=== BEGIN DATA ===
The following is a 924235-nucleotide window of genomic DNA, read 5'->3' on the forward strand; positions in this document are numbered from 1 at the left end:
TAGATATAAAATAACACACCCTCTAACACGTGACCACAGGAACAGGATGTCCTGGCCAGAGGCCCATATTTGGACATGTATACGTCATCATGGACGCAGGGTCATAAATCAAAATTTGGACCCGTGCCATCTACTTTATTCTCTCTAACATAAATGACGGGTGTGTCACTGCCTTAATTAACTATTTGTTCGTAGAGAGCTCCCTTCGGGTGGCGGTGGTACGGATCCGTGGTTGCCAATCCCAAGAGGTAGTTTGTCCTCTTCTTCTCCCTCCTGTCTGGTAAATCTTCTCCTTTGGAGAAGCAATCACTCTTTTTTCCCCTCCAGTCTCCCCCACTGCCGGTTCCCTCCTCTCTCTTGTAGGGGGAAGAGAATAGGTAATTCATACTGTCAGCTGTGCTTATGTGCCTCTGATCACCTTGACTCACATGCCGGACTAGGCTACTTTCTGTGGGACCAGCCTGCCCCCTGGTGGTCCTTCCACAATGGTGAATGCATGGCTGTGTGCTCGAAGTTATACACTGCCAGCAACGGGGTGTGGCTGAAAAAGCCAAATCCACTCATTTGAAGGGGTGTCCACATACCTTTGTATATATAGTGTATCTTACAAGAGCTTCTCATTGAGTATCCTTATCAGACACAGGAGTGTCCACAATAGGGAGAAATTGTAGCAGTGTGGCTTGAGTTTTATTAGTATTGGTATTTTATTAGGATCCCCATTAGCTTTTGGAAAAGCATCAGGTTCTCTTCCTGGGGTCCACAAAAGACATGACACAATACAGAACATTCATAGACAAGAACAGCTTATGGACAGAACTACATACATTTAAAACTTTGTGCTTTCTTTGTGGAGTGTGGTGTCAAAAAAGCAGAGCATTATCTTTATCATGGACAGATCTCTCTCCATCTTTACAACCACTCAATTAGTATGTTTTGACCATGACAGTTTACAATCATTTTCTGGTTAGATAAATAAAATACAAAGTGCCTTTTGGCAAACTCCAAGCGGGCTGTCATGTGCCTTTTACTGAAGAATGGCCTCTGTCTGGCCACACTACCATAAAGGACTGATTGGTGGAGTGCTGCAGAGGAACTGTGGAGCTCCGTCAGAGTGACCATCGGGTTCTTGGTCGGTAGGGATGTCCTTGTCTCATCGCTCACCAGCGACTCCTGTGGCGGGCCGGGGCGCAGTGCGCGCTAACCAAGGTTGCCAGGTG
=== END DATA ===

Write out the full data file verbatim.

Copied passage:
The following is a 924235-nucleotide window of genomic DNA, read 5'->3' on the forward strand; positions in this document are numbered from 1 at the left end:
TAGATATAAAATAACACACCCTCTAACACGTGACCACAGGAACAGGATGTCCTGGCCAGAGGCCCATATTTGGACATGTATACGTCATCATGGACGCAGGGTCATAAATCAAAATTTGGACCCGTGCCATCTACTTTATTCTCTCTAACATAAATGACGGGTGTGTCACTGCCTTAATTAACTATTTGTTCGTAGAGAGCTCCCTTCGGGTGGCGGTGGTACGGATCCGTGGTTGCCAATCCCAAGAGGTAGTTTGTCCTCTTCTTCTCCCTCCTGTCTGGTAAATCTTCTCCTTTGGAGAAGCAATCACTCTTTTTTCCCCTCCAGTCTCCCCCACTGCCGGTTCCCTCCTCTCTCTTGTAGGGGGAAGAGAATAGGTAATTCATACTGTCAGCTGTGCTTATGTGCCTCTGATCACCTTGACTCACATGCCGGACTAGGCTACTTTCTGTGGGACCAGCCTGCCCCCTGGTGGTCCTTCCACAATGGTGAATGCATGGCTGTGTGCTCGAAGTTATACACTGCCAGCAACGGGGTGTGGCTGAAAAAGCCAAATCCACTCATTTGAAGGGGTGTCCACATACCTTTGTATATATAGTGTATCTTACAAGAGCTTCTCATTGAGTATCCTTATCAGACACAGGAGTGTCCACAATAGGGAGAAATTGTAGCAGTGTGGCTTGAGTTTTATTAGTATTGGTATTTTATTAGGATCCCCATTAGCTTTTGGAAAAGCATCAGGTTCTCTTCCTGGGGTCCACAAAAGACATGACACAATACAGAACATTCATAGACAAGAACAGCTTATGGACAGAACTACATACATTTAAAACTTTGTGCTTTCTTTGTGGAGTGTGGTGTCAAAAAAGCAGAGCATTATCTTTATCATGGACAGATCTCTCTCCATCTTTACAACCACTCAATTAGTATGTTTTGACCATGACAGTTTACAATCATTTTCTGGTTAGATAAATAAAATACAAAGTGCCTTTTGGCAAACTCCAAGCGGGCTGTCATGTGCCTTTTACTGAAGAATGGCCTCTGTCTGGCCACACTACCATAAAGGACTGATTGGTGGAGTGCTGCAGAGGAACTGTGGAGCTCCGTCAGAGTGACCATCGGGTTCTTGGTCGGTAGGGATGTCCTTGTCTCATCGCTCACCAGCGACTCCTGTGGCGGGCCGGGGCGCAGTGCGCGCTAACCAAGGTTGCCAGGTG